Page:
Tuesday, June 24, 2014

Things to like in this summer's American Randonneur

With all the racing excitement, randonneuring seems to fade into a memory during the summer.  Probably not for those who are riding the GRs, but I'm not one of them.

I've been enjoying the summer American Randonneur (recent editions not yet available online) over the last 24 hours. A few highlights:

1.  Burnley Willis on the Park Road 300K (called the "Denali 300K") permanent.  I had thought this was run as a brevet, but I have not been able to find it on the Alaska Randonneurs website recently.  (Note:  I can't find anything on the Alaska Randonneurs website currently.  I am getting a "suspended page" notation.)  It makes sense given permitting restrictions that the ride would be best done as a permanent.  Burnley rode it on a 29-er.  Great write-up.

Picture of the Denali Park Road, from via Google images.

2.  Pete Dusel on the LOL 1000K.  Pete (Western NY Randonneurs) runs this together with the Ontario randonneurs.  If I understand him right, the clubs use the same controls but start and finish in their respective home bases, so they are sort of chasing each other around the lake.  This has always looked to be an incredibly appealing event, held each year in early July.  Among other excellent reasons to ride it, the weather up there mid-summer is about 15 degrees cooler than it is where I live. I've twice ridden with Pete and his club; there is no friendlier or more casual bunch; and I can't believe I haven't yet fit this event in to the schedule.

Picture of a bridge in 1000 Islands State Park, New York, from via Google images.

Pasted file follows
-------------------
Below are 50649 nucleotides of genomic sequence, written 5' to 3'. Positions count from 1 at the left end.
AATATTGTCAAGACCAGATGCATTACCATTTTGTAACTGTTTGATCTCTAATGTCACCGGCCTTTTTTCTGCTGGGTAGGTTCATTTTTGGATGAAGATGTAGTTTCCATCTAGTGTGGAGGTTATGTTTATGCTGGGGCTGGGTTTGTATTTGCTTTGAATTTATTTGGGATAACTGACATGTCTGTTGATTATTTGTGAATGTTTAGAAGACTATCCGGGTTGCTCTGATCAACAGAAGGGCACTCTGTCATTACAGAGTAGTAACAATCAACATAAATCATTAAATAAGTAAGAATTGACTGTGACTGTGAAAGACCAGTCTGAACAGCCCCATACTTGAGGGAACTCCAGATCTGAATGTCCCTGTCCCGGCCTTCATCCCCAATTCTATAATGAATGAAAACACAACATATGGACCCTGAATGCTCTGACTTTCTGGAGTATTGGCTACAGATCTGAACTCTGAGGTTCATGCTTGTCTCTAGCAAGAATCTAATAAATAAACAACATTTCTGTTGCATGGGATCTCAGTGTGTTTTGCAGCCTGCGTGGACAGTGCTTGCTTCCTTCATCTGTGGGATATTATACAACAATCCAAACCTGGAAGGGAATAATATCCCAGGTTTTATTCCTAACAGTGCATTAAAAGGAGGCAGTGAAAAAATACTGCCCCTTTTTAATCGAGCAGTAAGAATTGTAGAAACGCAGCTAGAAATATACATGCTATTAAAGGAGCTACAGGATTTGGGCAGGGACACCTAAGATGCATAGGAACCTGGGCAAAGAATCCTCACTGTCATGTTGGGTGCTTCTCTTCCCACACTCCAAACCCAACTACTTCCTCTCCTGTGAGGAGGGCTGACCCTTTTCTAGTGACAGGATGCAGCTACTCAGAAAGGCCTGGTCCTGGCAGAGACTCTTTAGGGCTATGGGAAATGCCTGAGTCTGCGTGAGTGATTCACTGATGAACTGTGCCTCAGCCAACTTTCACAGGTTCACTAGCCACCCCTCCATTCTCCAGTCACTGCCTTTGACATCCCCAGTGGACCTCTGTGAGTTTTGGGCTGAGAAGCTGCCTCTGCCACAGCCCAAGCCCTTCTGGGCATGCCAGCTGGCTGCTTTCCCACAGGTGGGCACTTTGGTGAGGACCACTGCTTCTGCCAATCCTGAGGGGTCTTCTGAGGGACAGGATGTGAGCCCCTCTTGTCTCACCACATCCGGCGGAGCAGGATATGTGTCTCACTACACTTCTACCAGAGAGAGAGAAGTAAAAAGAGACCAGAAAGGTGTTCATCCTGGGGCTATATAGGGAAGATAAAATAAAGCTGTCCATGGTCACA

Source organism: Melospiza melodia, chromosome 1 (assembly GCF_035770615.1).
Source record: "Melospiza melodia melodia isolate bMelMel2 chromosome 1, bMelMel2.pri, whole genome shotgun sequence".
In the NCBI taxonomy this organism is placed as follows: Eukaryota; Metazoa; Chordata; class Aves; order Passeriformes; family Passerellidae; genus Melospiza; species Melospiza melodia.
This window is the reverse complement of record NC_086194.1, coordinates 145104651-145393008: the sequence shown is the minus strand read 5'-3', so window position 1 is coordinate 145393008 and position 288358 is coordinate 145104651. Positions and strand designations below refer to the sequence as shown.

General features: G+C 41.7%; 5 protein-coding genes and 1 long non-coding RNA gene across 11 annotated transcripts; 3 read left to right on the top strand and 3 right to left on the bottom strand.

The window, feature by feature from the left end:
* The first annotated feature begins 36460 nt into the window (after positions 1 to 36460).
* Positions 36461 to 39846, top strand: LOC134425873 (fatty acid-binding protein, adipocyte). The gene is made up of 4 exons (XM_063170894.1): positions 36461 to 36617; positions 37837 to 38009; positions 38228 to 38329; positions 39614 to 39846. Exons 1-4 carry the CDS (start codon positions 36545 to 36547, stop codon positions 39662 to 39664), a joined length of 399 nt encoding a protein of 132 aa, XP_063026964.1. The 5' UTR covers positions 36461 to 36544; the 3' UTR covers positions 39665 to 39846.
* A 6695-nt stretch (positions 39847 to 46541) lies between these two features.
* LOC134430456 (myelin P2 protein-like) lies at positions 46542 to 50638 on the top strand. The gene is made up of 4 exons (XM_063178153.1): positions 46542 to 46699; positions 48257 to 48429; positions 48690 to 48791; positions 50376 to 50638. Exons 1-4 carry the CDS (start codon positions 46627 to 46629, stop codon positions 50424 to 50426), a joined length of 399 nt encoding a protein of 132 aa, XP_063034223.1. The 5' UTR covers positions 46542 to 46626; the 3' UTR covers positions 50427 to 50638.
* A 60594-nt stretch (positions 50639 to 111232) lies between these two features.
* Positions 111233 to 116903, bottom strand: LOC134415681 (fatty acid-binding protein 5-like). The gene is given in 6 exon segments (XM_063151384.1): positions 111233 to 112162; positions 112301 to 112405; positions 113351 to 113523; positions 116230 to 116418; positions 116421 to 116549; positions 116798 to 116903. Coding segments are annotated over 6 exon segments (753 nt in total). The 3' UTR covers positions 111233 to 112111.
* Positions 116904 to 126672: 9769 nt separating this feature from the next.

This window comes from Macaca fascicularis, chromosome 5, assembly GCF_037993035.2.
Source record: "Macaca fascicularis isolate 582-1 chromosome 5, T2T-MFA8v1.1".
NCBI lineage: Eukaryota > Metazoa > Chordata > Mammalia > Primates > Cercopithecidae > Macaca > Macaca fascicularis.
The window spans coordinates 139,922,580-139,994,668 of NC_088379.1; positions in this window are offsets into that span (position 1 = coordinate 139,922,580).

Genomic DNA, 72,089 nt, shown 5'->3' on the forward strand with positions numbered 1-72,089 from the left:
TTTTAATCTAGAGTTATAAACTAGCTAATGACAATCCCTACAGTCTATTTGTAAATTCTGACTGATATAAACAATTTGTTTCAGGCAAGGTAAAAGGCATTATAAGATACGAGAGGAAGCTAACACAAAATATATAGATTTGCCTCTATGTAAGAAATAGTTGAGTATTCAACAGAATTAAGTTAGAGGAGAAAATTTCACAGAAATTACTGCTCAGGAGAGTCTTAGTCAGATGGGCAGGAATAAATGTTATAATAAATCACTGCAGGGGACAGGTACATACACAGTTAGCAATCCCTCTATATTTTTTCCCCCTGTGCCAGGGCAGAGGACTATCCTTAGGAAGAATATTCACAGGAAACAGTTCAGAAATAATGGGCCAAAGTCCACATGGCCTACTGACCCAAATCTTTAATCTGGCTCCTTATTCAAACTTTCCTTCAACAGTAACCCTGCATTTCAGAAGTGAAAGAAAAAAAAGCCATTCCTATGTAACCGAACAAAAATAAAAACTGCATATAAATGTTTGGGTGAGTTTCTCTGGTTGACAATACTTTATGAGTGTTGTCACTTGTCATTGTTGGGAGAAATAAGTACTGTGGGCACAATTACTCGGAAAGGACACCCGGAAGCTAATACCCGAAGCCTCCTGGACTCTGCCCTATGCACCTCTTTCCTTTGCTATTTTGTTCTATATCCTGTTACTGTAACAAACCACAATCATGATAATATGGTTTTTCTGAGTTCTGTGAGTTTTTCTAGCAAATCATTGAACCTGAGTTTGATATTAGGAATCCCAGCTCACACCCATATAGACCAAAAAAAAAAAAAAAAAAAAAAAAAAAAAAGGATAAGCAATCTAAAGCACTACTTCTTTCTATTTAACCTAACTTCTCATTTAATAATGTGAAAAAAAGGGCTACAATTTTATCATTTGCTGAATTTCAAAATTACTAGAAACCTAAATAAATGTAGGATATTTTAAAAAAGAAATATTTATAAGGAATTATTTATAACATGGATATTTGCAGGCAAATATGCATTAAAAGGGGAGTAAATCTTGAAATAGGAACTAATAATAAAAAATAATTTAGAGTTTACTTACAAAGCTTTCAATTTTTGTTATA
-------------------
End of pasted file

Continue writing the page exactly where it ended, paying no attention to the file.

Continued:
3.  Bill Watts on his Super Brevet Summer.  In 2013 Bill rode LEL; loaded his bike with touring gear and rode/ferried to Denmark; and then rode SBS -- Super Brevet Scandinavia.  He reports 2800 miles by bike in a one-month period.


4.  The SLO 300K.  We did some casual riding in SLO last Thanksgiving.  A brevet on those roads, organized by one who knew them well, would be a real treat.

5.  The RUSA awards.  Dan Driscoll from Texas shows that you don't have to be the Million Mile Man to be a distance cycling regular, with 10 consecutive years of R-12 awards. 


sam said...

The LOL 1000 sure looks nice. I don't know why, but a brevet that crosses a border seems a tad more interesting than one that's all in the US.

Max said...

I like the concept of 1000Ks. They are like long 600s. They don't suffer the fanfare of the GRs but may as well be one.

Unknown said...

Yes, lots of appealing rides on offer. I wouldn't mind doing an ultra distance off-road (or at least off-pavement) trek at some point down the road, although I'm not sure any of my current bikes is up to the challenge. At some point in the future, my Seven may have to give way to a more rando-purposed bike, one capable of moderate off-road duties if the need arises. I think it's unlikely I'll dive back into the mountain bike world in the near future; the maintenance:miles ridden ratio is diabolical.

Max said...

I've seen your storage locker. You have no excuse not to have at least n+1 bikes parked in there.